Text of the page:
(Also see Finding the Right Vegan Cheese for more information about replacing dairy cheese with vegan alternatives.)
“Cheese consumption in the U.S. rose from 15 pounds per person per year in 1975 to more than 30 pounds in 1999. And you can thank the federal government. The USDA Report to Congress on the Dairy Promotion Programs for the year 2000 described how the government and industry worked with fast-food chains to make sure that cheese was prominently displayed in menu items.”
~ Physicians’ Committee for Responsible Medicine
“But I could never give up cheese…”
Have you ever found yourself speaking these words, or just thinking them inside your own mind? If so, you’re not alone. In fact, this belief is so widespread that vegan advocates have devoted pages and pages of writing to addressing this one simple statement.
There’s a reason for this, and it’s much simpler than most people would probably imagine.
Cheese is addictive.
Yes, you heard that right. I’m not saying that cheese has the power of cocaine or heroin, or even cigarettes. But it is, nevertheless, habit-forming in a physical sense. Just ask the experts at the Physicians’ Committee for Responsible Medicine:
“In PCRM’s research studies, when we take people off meat, dairy products, and other unhealthy fare, we often find that the desire for cheese, in particular, lingers on much more strongly than for other foods. While they might like ice cream or yogurt, they describe their feelings for cheese as a deep-seated craving.”
The PCRM paper goes on to explain how, in 1981, researchers discovered that animal milk actually contains morphine, a highly addictive opioid substance with pain-reducing qualities. As any breastfeeding mother could easily confirm, the morphine in mother’s milk serves to calm a nursing baby and strengthen the mother-infant bond, ensuring the child’s desire to nurse and thereby obtain the necessary nutrition.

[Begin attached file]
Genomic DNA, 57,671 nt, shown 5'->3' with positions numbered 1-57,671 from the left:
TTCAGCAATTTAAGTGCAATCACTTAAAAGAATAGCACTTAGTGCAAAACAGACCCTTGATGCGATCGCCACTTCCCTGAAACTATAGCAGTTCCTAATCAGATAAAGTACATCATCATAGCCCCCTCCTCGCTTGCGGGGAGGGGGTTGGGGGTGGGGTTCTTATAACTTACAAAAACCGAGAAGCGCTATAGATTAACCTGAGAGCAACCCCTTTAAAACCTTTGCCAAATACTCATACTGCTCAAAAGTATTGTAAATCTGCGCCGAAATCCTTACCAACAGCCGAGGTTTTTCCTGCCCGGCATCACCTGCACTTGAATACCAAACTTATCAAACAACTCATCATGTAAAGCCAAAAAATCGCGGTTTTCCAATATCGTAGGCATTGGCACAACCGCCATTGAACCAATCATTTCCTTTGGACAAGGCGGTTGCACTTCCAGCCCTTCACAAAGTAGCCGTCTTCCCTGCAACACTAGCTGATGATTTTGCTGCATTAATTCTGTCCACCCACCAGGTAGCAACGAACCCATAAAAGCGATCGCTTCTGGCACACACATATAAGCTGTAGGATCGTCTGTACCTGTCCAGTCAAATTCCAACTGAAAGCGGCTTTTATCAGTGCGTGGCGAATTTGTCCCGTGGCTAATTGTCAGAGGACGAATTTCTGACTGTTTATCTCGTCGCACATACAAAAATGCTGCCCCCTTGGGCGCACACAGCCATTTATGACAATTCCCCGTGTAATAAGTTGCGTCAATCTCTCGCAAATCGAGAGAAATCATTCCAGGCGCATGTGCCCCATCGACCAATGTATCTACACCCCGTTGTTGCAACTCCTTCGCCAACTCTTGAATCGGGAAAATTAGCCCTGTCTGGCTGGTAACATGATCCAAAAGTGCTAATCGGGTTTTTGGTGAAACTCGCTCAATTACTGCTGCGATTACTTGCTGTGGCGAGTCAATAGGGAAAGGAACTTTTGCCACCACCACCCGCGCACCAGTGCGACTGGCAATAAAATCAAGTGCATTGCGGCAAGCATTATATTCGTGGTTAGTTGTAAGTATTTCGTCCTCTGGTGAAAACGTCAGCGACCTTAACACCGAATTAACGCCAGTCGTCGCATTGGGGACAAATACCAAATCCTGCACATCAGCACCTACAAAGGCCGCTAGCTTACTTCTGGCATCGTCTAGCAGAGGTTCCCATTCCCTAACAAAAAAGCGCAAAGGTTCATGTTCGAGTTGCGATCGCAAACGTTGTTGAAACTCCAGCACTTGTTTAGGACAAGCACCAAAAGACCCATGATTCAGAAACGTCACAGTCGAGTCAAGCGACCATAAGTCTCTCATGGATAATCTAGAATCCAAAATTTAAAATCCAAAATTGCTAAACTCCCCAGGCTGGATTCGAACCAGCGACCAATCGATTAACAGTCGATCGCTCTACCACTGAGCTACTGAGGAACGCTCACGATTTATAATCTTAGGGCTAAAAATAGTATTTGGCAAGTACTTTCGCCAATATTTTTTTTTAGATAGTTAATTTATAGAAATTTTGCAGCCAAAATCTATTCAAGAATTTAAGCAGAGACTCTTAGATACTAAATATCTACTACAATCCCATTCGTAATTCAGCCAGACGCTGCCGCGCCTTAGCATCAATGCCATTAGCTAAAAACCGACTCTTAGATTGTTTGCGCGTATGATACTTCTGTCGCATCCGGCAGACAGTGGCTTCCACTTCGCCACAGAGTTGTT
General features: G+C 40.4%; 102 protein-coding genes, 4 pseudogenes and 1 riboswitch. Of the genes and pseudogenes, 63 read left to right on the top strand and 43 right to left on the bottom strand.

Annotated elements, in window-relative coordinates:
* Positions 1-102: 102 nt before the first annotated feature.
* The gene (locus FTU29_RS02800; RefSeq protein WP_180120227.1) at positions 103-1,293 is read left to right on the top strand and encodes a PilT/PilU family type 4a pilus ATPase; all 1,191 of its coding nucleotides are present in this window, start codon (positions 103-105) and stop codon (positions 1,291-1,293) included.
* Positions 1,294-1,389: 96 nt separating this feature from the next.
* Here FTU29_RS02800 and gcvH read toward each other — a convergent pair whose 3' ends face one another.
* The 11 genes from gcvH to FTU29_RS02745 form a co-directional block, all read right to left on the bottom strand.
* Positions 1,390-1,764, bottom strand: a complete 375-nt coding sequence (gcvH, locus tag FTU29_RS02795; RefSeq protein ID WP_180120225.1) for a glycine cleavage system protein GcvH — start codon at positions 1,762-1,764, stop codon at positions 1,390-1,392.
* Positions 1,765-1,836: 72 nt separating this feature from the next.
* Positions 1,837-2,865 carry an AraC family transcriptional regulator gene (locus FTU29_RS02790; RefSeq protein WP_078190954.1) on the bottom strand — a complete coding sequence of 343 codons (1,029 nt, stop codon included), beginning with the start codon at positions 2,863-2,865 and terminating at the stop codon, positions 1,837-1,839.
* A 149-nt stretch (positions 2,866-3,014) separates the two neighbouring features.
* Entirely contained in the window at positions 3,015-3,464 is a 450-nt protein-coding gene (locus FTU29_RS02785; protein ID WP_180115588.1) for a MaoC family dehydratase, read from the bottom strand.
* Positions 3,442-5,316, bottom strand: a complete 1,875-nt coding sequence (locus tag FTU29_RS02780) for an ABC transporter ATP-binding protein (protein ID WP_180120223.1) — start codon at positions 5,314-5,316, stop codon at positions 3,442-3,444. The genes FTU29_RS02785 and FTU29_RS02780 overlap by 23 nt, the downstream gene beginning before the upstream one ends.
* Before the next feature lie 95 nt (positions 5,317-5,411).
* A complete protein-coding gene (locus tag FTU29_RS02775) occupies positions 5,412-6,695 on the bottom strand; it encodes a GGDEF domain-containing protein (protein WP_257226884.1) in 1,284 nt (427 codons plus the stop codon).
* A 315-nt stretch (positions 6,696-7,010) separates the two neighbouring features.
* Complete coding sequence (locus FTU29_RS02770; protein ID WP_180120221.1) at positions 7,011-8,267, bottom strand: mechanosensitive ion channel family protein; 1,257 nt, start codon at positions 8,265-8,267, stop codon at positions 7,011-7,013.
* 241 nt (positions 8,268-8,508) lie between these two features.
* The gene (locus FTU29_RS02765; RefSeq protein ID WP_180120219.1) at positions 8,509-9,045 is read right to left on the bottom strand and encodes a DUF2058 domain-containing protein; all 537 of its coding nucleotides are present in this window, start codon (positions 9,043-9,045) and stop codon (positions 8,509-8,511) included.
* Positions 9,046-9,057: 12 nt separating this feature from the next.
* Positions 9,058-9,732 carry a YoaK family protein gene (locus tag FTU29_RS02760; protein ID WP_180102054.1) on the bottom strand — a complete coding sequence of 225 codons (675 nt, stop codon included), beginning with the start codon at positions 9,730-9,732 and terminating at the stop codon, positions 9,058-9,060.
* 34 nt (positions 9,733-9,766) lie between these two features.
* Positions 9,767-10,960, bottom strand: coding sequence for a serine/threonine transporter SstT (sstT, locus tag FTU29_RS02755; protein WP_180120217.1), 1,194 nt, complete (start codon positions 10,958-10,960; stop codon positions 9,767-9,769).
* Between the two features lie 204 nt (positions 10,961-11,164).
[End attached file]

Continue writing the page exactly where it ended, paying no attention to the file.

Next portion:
The article goes on:
“But that was only the beginning, as other researchers soon found. Cow’s milk—or the milk of any other species, for that matter—contains a protein called casein that breaks apart during digestion to release a whole host of opiates called casomorphins. A cup of cow’s milk contains about six grams of casein. Skim milk contains a bit more, and casein is concentrated in the production of cheese…” (emphasis mine)
Add to this the fact that the dairy industry has been working in an underhanded way to push this high-fat, high-sodium product onto an unsuspecting population, it’s no wonder our society has a cheese problem. Yes, since the year 2000, food chains such as Wendy’s, Pizza Hut and Subway have been the public faces for this government-sanctioned program to “trigger the cheese craving” in you and your children, and thereby sell millions more pounds of cheese.
The funny thing is, when you think about what cheese actually is, it’s really not particularly appetizing:
• Milk pumped from the mammary glands of another species
• Inoculated with the same bacteria that causes human body odors
• Curdled with enzymes from the stomachs of young calves after they have been killed for veal.
Yes, anyone who thinks veal is an affront to the conscience of humanity really ought to look very closely at wherever cheese appears in his or her diet.
Not to mention, as the article points out,
“… there are many hormones and other compounds in cheese and other dairy products whose functions are not yet understood.*”
But what is one supposed to do during that three-week withdrawal from a chemical that not only calms and sedates, but also has pain-reducing qualities? There’s a simple solution: Learn everything you can about why cheese doesn’t belong on our plates, and before you know it, you’ll be repulsed by the very idea… Not to mention the smell.
In the meantime, there are a myriad of plant-based cheeses on the market, and the number is only growing. And for those with a little culinary flair, there are a number of recipes that can be made at home. From soft, spreadable cheeses to those that melt on a pizza or a grilled sandwich, there’s a vegan cheese for every purpose. Google it if you don’t believe me! (And stay tuned for more information on alternatives to animal-based cheeses.)
* An important note: The hormones in milk are not limited to those added by the industry in an attempt to expand production. Breast milk contains naturally occurring hormones that assist in the development of a nursing infant of the species for which the milk is intended. ‘Hormone-free’ milk is only free from added hormones, not hormones that occur naturally.
Image courtesy of Ivan Torres at Unsplash